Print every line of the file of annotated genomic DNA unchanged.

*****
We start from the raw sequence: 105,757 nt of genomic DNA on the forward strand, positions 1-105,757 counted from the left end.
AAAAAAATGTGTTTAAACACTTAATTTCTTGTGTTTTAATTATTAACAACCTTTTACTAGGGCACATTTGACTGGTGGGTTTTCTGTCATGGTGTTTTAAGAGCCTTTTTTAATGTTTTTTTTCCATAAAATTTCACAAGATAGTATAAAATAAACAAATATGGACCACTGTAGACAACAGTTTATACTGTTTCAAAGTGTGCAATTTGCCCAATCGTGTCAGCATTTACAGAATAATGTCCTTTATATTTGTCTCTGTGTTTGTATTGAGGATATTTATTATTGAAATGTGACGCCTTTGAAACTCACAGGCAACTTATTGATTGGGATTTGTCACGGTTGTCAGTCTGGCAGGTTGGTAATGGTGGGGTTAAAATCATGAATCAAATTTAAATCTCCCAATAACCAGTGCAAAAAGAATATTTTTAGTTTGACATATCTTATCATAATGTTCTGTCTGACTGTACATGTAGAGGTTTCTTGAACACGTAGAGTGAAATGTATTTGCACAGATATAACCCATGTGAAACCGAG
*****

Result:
We start from the raw sequence: 105,757 nt of genomic DNA on the forward strand, positions 1-105,757 counted from the left end.
AAAAAAATGTGTTTAAACACTTAATTTCTTGTGTTTTAATTATTAACAACCTTTTACTAGGGCACATTTGACTGGTGGGTTTTCTGTCATGGTGTTTTAAGAGCCTTTTTTAATGTTTTTTTTCCATAAAATTTCACAAGATAGTATAAAATAAACAAATATGGACCACTGTAGACAACAGTTTATACTGTTTCAAAGTGTGCAATTTGCCCAATCGTGTCAGCATTTACAGAATAATGTCCTTTATATTTGTCTCTGTGTTTGTATTGAGGATATTTATTATTGAAATGTGACGCCTTTGAAACTCACAGGCAACTTATTGATTGGGATTTGTCACGGTTGTCAGTCTGGCAGGTTGGTAATGGTGGGGTTAAAATCATGAATCAAATTTAAATCTCCCAATAACCAGTGCAAAAAGAATATTTTTAGTTTGACATATCTTATCATAATGTTCTGTCTGACTGTACATGTAGAGGTTTCTTGAACACGTAGAGTGAAATGTATTTGCACAGATATAACCCATGTGAAACCGAG